• In the text, refer to author(s) name(s) and year of publication. When there are more than three authors, give the first author’s name followed by et al. References cited together in the text should be arranged chronologically (e.g., Chmielewski, 2005, 2006; Costa et al., 2012; Semkiw & Ochal, 2012; Szymaś, Łangowska, & Kazimierczak-Baryczko, 2012)
  • In the reference list, the references should appear in alphabetical order. If there is more than one author, the order is as follows: publications of a single author in chronological order; publications of the same author with one co-author in chronological order; and publications of the author with more than one co-author in chronological order.
  • Proceedings of articles accepted for publication but not yet published, and personal communications should not appear in the reference list but should be cited in the text as “unpubl. data”.
  • The accuracy of references is the responsibility of authors and references must be verified against the original article.
  • The titles of articles published in languages other than English should be given in their original language.
  • The titles of journals should be given in full and not abbreviated.
  • The references to articles bearing a DOI number must contain the correct numbers.
  • The style and punctuation should follow the format of the examples given below.
    o Article:

    Costa, C., Büchler, R., Berg, S., Bienkowska, M., Bouga, M., Bubalo, D., … Wilde, J. (2012). A Europe-Wide Experiment for Assessing the Impact of Genotype-Environment Interactions on the Vitality and Performance of Honey Bee Colonies: Experimental Design and Trait Evaluation. Journal of Apicultural Science, 56(1), 147–158.
    Frączek, R., Żółtowska, K., & Lipiński, Z. (2009). The activity of nineteen hydrolases in extracts from Varroa destructor and in hemolymph of Apis mellifera carnica worker bees. Journal of Apicultural Science, 53(1), 43–51.
    Semkiw, P., & Skubida, P. (2013). Comb Construction and Brood Development on Beeswax Foundation Adulterated with Paraffin. Journal of Apicultural Science, 57(1), 75–83.

    o Book:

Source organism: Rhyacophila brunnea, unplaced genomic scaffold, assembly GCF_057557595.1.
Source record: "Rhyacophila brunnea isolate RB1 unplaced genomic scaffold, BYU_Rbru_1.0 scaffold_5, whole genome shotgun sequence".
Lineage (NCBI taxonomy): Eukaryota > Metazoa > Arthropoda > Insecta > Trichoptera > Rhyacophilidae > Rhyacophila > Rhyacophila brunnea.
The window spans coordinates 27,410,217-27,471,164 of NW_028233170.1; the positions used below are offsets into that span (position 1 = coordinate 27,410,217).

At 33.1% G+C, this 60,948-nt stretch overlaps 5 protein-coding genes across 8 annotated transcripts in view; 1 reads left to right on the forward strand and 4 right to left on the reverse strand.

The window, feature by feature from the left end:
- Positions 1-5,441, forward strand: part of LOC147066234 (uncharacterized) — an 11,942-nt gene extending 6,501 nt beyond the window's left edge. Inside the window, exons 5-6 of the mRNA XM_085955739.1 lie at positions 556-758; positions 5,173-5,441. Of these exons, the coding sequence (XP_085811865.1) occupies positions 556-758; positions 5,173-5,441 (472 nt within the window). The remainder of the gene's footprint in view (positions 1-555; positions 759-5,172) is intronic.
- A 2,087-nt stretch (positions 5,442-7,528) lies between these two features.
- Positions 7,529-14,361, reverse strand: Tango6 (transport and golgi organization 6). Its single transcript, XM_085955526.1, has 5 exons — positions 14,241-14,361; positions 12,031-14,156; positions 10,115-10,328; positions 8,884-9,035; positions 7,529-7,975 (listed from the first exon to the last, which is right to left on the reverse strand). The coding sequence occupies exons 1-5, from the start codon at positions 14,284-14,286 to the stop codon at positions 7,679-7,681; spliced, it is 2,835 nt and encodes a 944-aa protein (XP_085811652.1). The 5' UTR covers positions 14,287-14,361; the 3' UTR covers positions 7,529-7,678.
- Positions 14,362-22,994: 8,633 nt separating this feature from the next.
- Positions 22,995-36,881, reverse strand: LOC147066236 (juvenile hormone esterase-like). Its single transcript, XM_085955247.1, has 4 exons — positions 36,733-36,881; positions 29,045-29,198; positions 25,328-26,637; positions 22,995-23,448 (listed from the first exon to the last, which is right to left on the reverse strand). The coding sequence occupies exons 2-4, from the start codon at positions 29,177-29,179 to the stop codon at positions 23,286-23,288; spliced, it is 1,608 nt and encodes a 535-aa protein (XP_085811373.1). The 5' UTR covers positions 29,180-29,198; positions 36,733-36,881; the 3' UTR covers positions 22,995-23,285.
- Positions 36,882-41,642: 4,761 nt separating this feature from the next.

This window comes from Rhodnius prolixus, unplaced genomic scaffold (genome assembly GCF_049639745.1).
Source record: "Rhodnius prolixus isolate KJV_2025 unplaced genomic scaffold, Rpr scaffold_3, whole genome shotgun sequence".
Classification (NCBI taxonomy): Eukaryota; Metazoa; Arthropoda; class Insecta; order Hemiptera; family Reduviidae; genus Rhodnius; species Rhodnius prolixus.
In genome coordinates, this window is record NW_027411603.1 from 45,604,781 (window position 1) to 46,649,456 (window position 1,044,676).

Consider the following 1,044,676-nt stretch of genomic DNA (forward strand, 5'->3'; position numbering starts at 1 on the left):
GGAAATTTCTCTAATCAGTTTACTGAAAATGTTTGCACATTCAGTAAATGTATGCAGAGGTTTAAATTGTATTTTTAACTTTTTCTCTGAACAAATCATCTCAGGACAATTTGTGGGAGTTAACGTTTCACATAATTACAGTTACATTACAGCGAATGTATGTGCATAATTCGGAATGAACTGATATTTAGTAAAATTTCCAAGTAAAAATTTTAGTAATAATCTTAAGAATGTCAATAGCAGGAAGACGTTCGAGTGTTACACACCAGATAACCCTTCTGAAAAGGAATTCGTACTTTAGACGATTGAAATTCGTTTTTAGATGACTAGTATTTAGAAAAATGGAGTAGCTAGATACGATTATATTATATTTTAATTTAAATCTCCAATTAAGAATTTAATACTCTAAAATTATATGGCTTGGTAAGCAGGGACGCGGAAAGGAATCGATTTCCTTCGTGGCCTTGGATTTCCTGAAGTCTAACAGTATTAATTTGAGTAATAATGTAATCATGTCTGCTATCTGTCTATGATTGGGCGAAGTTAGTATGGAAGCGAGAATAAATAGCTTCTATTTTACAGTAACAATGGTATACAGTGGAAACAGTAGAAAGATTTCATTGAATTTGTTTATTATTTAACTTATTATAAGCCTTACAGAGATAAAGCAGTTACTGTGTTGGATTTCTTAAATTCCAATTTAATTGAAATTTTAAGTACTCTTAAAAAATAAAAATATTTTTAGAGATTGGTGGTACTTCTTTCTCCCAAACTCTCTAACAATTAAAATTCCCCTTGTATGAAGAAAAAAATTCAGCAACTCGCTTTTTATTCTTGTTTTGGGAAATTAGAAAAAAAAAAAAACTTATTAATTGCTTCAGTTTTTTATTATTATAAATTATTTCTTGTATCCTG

Morse, R. A., & Nowogrodzki, R. (1990). Honey bee pests, predators, and diseases. New York: Cornell University Press.

    o Chapter in book:

    Shimanuki, H. (1990). Viruses. In Honey bee pests, predators, and diseases. (pp. 12–26). New York: Cornell University Press.

    o Online materials:

    Semkiw, P., & Ochal, J. (2012). Sektor pszczelarski w Polsce w 2012 roku. Retrieved January 8, 2016, from

    o Conference proceedings:

    Bieńkowska, M., Panasiuk, B., Gerula, D., & Węgrzynowicz, P. (2009). Weight of honeybee queens and its effect on the quality of instrumentally inseminated queens. In Proceedings of 41st International Apicultural Congress of Apimondia (p. 135). Montpellier - France.

    o Others:
    Beginning with a code or number:
    PN-88/A-77626. (1998). Miód pszczeli. Warszawa: Wydawnictwo Normalizacyjne Alfa.

    Institutional authorship:
    Commission Decision 2002/657/EC of 12 August 2002 implementing Council Directive 96/23/EC concerning the performance of analytical methods and the interpretation of results. (2002). Official Journal L, 221, 8.
Please consult current issues for further examples.

Tables, Figures, and Photos should include only essential data and must not exceed the size of one page, including headings and explanations (footnotes). Figures should not be copied/pasted directly from the statistical software packages but should be properly processed (legends, scale, axes titles, units) before being placed in the manuscripts. Information in tables and figures must not be repeated in the text.
  • Tables require captions, should be accompanied with descriptions, and ought to be self-explanatory; i.e., they should be comprehensible without making references to the main text. Tables must be numbered (Arabic numbers; e.g., Tab. 1) and referenced consecutively in the text by their number (e.g., Tab. 1). Each table heading should be a single sentence, and the wording must be concise and not contain symbols that are not generally known. Use horizontal lines to separate the table from the title and footnotes, and column headings from data. Do not use vertical lines.
  • Figures (drawings, graphs) should be numbered (Arabic numbers) and referenced consecutively in the text by number (e.g., Fig. 1, Fig. 2). The figures should be presented at 300 dpi or greater resolution.
  • Photos should be supplied as JPG or TIF files at 300 dpi resolution or greater, acceptable for Adobe Photoshop Image file format.